How LeSS is organized
You might consider LeSS as a framework for organizational design.
One of its primary goals is to eliminate unneeded waste and burden. LeSS is specifically lightweight because it successfully refines Scrum, making its scaling simpler, more effective, and quicker.
Standard Scrum guidelines are a good place to begin.
LeSS is essentially a scaled-up version of Scrum from a single team. If you are familiar with this system, you will recognize a great number of its guiding ideas and practices.
Specifically, LeSS uses:
- Product Backlog
- Potentially Shippable Product Increment
- Definition of Done
- Product Owner
These are the core characteristics shared by all teams. This matrix is not really novel, considering that Scrum has only one Product Backlog and Product Owner. LeSS does not introduce any new artifacts, roles, or events.
Large or Larger
LeSS aims to better align teams around a single product’s axis. It has a global, end-to-end reach and foresees numerous scaling-related constraints.
When it comes to teams, there exists a collection of cross-functional groups that collaborate to achieve common objectives. Simultaneously, these teams work on distinct items from the shared Backlog.
During this process, they utilize time-boxed iterations (Sprints) and adhere to a DOD. In other words, all teams begin and conclude the Sprint simultaneously. Product Owner and Scrum Masters are two additional roles that, along with teams, comprise the “holy trinity” of LeSS.
Part 2 of Sprint Planning is a concurrent task that each team performs independently. Nonetheless, to simplify the process, some firms place multiple teams in the same room. This step of planning involves personnel determining how to complete tasks and accomplish the Sprint Goal.
Additionally, Daily Scrum remains the most common team event. LeSS is unique in that it invites individual team representatives to monitor other daily meetings and foster information exchange. This is a desirable but non-essential characteristic.
The Product Backlog Refinement (PBR) meeting, on the other hand, is an optional event involving team members and a Product Owner. Its objective is organizing the implementation of PB items by teams and promoting greater cross-team alignment.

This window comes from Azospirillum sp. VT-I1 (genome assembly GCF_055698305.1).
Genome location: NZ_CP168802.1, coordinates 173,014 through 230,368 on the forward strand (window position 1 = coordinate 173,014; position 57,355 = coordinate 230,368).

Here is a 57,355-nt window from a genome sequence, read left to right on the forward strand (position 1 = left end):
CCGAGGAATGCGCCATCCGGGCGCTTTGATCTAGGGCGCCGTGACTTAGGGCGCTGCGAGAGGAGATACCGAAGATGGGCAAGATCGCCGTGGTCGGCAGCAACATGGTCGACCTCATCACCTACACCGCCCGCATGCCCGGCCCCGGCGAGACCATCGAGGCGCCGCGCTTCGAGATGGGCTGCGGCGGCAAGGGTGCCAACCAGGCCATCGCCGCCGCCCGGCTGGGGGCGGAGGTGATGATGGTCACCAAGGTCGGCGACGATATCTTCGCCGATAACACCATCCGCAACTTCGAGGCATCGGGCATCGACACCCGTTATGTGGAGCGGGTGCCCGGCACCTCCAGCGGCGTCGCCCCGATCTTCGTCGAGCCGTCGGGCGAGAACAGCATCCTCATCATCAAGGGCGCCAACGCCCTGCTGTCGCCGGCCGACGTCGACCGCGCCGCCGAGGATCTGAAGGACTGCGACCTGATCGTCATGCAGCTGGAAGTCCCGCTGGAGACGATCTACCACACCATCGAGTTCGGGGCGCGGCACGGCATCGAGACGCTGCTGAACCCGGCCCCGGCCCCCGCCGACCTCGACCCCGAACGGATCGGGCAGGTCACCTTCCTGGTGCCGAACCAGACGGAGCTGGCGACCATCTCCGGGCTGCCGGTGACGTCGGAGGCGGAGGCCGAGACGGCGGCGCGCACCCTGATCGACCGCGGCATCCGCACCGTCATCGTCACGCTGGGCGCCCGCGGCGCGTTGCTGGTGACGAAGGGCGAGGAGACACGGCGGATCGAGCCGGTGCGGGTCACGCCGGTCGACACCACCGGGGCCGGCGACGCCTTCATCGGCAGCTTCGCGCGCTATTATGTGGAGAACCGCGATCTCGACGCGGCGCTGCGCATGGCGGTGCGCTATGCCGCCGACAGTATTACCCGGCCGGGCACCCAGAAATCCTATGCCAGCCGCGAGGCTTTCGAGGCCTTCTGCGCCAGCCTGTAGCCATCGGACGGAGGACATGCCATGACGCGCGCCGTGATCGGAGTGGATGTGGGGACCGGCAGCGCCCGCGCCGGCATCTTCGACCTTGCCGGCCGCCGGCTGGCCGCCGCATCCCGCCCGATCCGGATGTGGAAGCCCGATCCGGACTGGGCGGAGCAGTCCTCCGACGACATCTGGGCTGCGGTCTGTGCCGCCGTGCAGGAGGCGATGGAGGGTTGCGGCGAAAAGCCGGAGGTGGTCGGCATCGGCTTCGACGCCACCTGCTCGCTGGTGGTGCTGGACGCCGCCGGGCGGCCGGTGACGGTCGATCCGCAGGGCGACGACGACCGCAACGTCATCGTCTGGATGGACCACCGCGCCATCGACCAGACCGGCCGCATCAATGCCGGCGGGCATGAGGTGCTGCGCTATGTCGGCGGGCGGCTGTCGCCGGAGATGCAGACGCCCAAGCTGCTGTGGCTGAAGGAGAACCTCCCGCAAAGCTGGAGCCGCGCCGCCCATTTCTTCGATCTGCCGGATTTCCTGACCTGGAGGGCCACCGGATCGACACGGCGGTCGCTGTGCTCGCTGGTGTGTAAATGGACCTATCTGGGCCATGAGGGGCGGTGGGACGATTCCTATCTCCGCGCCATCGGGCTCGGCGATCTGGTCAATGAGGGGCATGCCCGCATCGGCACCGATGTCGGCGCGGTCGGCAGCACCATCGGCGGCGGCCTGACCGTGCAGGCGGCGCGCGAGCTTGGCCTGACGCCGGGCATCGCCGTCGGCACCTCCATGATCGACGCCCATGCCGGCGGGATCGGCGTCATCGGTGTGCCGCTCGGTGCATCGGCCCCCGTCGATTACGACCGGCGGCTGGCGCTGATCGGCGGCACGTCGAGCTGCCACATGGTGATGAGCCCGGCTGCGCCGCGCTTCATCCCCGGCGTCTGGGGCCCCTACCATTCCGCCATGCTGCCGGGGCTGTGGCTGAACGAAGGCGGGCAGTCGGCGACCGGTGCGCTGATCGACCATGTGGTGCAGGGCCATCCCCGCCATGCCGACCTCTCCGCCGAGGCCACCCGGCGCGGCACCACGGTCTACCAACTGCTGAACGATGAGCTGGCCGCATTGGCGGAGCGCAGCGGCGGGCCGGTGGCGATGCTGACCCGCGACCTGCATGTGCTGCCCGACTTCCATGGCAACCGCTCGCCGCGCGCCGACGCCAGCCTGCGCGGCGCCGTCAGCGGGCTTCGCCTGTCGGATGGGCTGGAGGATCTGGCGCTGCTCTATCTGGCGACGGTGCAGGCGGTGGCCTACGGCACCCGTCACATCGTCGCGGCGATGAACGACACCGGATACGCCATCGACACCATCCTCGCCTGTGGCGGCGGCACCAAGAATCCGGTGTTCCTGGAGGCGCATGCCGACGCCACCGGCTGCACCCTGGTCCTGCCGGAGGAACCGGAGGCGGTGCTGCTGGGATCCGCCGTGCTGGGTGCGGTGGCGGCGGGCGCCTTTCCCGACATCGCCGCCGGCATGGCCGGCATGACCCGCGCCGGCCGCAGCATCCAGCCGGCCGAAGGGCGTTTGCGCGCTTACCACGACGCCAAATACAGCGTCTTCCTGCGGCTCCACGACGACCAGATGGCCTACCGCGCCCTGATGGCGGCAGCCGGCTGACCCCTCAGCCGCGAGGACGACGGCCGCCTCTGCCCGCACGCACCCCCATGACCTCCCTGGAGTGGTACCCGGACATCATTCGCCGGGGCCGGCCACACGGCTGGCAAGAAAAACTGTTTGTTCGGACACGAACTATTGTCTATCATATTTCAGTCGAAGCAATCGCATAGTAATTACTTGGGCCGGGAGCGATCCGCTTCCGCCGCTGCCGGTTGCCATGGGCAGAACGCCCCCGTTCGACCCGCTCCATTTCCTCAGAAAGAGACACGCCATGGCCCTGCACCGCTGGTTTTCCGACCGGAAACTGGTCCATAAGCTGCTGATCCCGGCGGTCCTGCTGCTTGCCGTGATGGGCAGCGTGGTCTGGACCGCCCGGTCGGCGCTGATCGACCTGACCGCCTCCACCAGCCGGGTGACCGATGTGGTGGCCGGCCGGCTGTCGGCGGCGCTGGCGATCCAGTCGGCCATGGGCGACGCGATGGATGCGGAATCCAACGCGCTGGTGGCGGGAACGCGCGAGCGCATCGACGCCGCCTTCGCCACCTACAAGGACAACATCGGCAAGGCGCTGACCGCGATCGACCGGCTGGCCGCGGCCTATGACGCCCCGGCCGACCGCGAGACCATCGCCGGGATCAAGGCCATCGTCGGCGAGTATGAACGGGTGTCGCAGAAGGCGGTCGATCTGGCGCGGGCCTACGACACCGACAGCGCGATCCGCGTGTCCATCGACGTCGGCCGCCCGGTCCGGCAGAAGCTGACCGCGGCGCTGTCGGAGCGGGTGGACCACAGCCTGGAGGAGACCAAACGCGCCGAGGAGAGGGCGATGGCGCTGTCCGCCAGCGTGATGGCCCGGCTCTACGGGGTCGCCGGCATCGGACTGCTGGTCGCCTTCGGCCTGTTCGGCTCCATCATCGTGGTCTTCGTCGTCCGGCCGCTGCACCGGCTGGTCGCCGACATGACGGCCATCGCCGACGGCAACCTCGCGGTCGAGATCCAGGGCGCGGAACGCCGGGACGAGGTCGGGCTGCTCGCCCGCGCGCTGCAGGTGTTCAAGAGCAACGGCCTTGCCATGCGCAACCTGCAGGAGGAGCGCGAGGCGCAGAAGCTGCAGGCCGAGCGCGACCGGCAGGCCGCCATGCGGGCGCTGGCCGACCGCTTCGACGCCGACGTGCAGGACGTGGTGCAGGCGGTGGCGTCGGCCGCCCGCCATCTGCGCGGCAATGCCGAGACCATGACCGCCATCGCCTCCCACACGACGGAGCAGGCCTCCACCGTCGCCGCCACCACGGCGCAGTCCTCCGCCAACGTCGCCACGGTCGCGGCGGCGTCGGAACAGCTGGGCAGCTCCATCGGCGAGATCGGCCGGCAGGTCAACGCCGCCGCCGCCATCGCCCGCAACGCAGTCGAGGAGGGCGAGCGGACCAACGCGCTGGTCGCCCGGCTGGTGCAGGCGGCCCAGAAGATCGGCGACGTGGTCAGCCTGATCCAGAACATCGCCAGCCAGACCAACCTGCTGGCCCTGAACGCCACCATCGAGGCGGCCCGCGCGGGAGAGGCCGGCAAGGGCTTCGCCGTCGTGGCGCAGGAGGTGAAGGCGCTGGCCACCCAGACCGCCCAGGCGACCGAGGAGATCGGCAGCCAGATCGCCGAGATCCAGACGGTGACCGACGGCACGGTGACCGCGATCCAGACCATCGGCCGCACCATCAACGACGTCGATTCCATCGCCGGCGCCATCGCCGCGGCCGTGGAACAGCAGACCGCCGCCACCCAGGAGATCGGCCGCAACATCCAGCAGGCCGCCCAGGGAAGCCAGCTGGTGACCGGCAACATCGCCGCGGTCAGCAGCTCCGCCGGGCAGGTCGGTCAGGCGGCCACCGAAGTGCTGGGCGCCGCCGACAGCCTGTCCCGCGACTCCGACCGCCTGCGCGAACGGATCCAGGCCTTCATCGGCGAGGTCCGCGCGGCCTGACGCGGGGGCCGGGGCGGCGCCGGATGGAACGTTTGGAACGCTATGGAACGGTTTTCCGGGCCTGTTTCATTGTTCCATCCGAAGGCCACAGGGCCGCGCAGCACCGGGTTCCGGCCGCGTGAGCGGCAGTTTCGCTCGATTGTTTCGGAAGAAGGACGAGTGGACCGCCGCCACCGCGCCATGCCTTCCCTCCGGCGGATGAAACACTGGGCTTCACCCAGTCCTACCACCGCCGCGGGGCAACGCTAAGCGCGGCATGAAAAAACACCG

PBR also lays the groundwork for single-team PBR, an essential prerequisite of LeSS. It unfolds similarly to the one-team Scrum framework.
In accordance with the standard Scrum methodology, Scrum Masters support teams to the best of their abilities. There is no standard manager in charge. The Product Owner determines “what”, while self-organizing teams determine “how”.
Moving forward, it is essential to note that LeSS is made of two distinct frameworks:
LeSS — applicable to up to eight teams with eight members each LeSS Huge — built for up to one thousand individuals working on a single product
In both instances, the ideas discussed previously apply. One Product Owner and one Product Backlog remain.
LeSS Huge, on the other hand, divides the Backlog into numerous Area Product Backlogs. They are under the supervision of Area Product Owners.
After completing the Sprint, a Sprint Review is conducted. The objective is to assess the product increment and consider any additional PR items.
The list of attendees consists of all individuals who worked on the product, including the Product Owner, team members, users, and other stakeholders. This event necessitates a large, open space where everyone may observe the proceedings.
Secondly, we have a Retrospective at this late stage. LeSS separates it into Team and Overall Retrospective competitions.
The latter is a standard Scrum Sprint event. This is an entirely new meeting that does not exist in Scrum. The objective is to fine-tune the entire system as opposed to a specific component. In addition to the Product Owner, Scrum Masters and rotating team representatives are included.
All of these stages should allow for the production of a product increment at the conclusion of each Sprint.
To achieve this objective, every work must be merged during the Sprint. Scrum Guide makes no mention of this type of integration activities. Thus, it is essential to emphasize that you have the discretion to carry it out in accordance with the DOD.
As your organization evolves, this should develop into an almost smooth process. Maximize team collaboration and information exchange as a precondition. Therefore, clear the communication channels and keep everyone informed.
Adhere to the self-organization principle to eliminate any lingering coordination problems.
Where to start
LeSS is one of the main strategies for scaling Scrum across a whole enterprise.
It leverages numerous one-team Scrum components and adds new infrastructure dimensions. Due to this, the structure appears both familiar and complex.
Essentially, various teams must collaborate during Sprints to generate a unified Product Increment. It is always simpler to say than to do.
Therefore, adhere to best practices and utilize Scrum Events as well as their LeSS variations. Make an effort to encourage cooperation and enhance production. This is the optimal method for maximizing the power of the Agile methodology and delivering an outstanding product to eager clients.